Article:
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The 7 Best Eye Massagers for Banishing Dark Circles and Soothing Your Under-Eyes

Make puffy bags a thing of the past with these invigorating devices.

The 7 Best Eye Massagers for Banishing Dark Circles and Soothing Your Under-Eyes Amazon, Sephora

Your eyes say it all: They show signs of strain, aging, exhaustion, and more. And this area of your face is also extremely sensitive; the delicate skin requires extra concentration of ingredients, hence the number of terrific and how-powered eye creams on the market. This sensitivity (plus a prominence of acupuncture points) is perhaps why a massage around the eyes can provide significant relief—even to things like migraines, headaches, and eye strain itself. There is a whole category of eye massage devices, some worn on the face and others manually administered, that provide this relief along with some simultaneous skincare benefits.

Read on for the best eye massagers, as well as the benefits and general do’s and don’t, with expertise courtesy of board-certified dermatologist Dr. Michele Green in NYC.

Key Benefits of Eye Massagers

Eye massagers aren’t exactly as the name implies; you aren’t really massaging the eyeballs themselves; how curious would that be? Rather, these products target the area around the eyes, and in doing so, provide numerous targeted benefits, Dr. Green notes. Here are the primary benefits of eye massagers that she deems useful:

  1. Stimulate circulation: By targeting acupuncture points around the eyes, eye massagers can boost blood flow to the area as well as lymphatic circulation. These generate numerous trickle-down benefits, some of which are mentioned just below.
  2. Improve elasticity: This circulation boost improves elasticity in this delicate area of the skin, which in turn reduces the formation of fine lines and wrinkles, and prevents sagging in the eyes that otherwise leads to puffy fat deposits sinking into the under eyes.
  3. Reduce dark circles: The lymphatic circulation and increased blood flow fortifies the skin and reduces the onset or appearance of dark circles.
  4. Relieve tension and pain: By targeting pressure points, eye massagers provide significant relief to the muscles in this area. “Eye massagers can be useful for those who suffer from headaches, migraines, and eye strain,” Green says.
  5. Decrease fluid buildup: Inflammation and puffiness due to fluid buildup is also mitigated by the circulation boost.
  6. Reduce redness: A boost in blood flow helps lessen superficial redness.

While eye massagers have the above benefits—and while many of them are associated with looking more alert and awake, like dark circles and puffiness—Dr. Green notes that overall tiredness seen in the eyes is not always something easily improved by these devices. That’s because it may be caused by something else: “The appearance of tiredness can show on the eyes due to stress, strain and fatigue, but it can also be due to deep tear troughs characterized by a deep crease between the upper cheek and lower eyelid that casts a shadow under the eyes,” she says. “Tear troughs occur due to genetics, so eye massagers likely will not help you look more awake [in this case]. However, a quick, painless treatment with dermal fillers in the tear trough area can boost volume and minimize the shadow beneath the eyes. This quick injection treatment can create a revitalized, rejuvenated, and more youthful appearance.”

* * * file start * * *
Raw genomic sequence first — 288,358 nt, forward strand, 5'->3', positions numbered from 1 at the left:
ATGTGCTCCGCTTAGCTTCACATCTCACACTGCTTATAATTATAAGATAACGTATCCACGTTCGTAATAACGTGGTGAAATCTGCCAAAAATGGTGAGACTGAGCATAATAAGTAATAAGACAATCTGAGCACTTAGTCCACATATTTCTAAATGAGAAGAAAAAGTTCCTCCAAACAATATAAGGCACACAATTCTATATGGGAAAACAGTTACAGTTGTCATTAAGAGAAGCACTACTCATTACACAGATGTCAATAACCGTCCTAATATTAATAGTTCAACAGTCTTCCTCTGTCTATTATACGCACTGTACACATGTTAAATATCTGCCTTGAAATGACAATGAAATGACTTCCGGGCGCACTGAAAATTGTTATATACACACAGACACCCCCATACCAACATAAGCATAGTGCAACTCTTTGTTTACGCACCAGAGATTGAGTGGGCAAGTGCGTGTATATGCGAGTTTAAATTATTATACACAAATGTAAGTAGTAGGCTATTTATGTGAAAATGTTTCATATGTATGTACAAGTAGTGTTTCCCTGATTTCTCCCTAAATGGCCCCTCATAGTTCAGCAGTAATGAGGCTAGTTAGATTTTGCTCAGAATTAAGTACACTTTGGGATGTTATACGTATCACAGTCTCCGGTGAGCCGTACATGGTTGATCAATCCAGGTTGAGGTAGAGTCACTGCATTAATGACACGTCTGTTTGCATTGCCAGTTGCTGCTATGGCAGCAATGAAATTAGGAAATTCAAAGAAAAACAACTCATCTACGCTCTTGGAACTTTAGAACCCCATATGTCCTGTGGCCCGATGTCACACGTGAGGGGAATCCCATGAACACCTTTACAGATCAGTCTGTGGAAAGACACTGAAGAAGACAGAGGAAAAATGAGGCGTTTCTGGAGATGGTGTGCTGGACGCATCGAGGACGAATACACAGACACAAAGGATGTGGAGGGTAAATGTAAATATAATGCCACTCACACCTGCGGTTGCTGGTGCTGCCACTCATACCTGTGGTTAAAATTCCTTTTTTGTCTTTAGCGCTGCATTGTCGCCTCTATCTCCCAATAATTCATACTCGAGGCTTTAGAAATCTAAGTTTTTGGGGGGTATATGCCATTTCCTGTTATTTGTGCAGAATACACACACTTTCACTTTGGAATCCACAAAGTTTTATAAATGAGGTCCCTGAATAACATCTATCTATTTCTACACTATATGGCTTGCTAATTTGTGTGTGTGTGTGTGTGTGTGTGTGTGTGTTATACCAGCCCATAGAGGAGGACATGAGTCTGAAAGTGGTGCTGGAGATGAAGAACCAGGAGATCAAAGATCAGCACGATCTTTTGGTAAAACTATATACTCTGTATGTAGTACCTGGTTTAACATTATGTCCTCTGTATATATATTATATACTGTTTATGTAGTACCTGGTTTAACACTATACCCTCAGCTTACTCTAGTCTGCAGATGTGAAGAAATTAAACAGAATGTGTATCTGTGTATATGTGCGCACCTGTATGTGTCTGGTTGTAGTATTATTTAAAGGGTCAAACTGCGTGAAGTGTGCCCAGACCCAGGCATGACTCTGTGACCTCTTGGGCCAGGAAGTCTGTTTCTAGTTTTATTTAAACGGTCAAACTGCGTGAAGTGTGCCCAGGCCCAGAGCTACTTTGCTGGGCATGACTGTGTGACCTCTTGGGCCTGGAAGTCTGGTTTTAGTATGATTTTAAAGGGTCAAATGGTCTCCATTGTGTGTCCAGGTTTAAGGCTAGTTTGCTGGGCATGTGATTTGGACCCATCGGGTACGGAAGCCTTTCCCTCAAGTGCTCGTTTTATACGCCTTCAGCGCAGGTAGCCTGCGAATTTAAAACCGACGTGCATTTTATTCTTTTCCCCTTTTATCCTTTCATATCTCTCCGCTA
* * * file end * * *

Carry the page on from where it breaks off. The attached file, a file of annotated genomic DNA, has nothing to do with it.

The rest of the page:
How to Use Eye Massagers

Not all eye massagers have the same set of instructions, but in general, you need to find one that achieves its task with gentle pressure or vibrations, says Green, since the eye area is so sensitive. (In general, we are referring here to the devices you wear like large goggles.) “The device should not tug or pull on the skin,” she adds. Your device may even offer heated or infrared components to mimic a hot compress and stimulate circulation. But be mindful of the temp: “It should be warm and relaxing, not scorching or intolerable,” she says. “Instructions should be carefully followed when using eye massagers to prevent the risk of injury or damage to the eye.”

If you use a manual eye massager (even one that is electric/battery powered), then make sure to start inside the face (like under the inside corners of the eyes) and always roll outwards to push inflammation away from the center of the face. Avoid actual contact with the eyes, even when eyelids are closed, and target the skin to every side of the eye socket instead, always moving from the inside outward towards the temples. Many people like to incorporate these manual massagers into their morning or evening skincare regimen, by using the device to apply their eye serum or eye cream.

A Doctor’s Disclaimer On Eye Massagers

Remember, eye massagers are not considered treatments for vision issues. As such, Green urges that you do not use these devices if you have a history of cataracts, retina conditions, or even eye surgery such as Lasik. “FDA approval is not required for devices like eye massagers, which means there is a lack of studies to prove their safety and evidence that eye massagers are effective in treating migraines and eye conditions or have anti-aging properties.” While that may counter the above benefits we outlined, treat it more like a nuanced situation: These devices do provide benefits, because they stimulate circulation and relieve pain. So that is more or less indisputable; rather, you cannot pretend like they are a panacea for a problem, and lay extremely high expectations on them to rectify things like years-old wrinkles or clinical-grade headaches.


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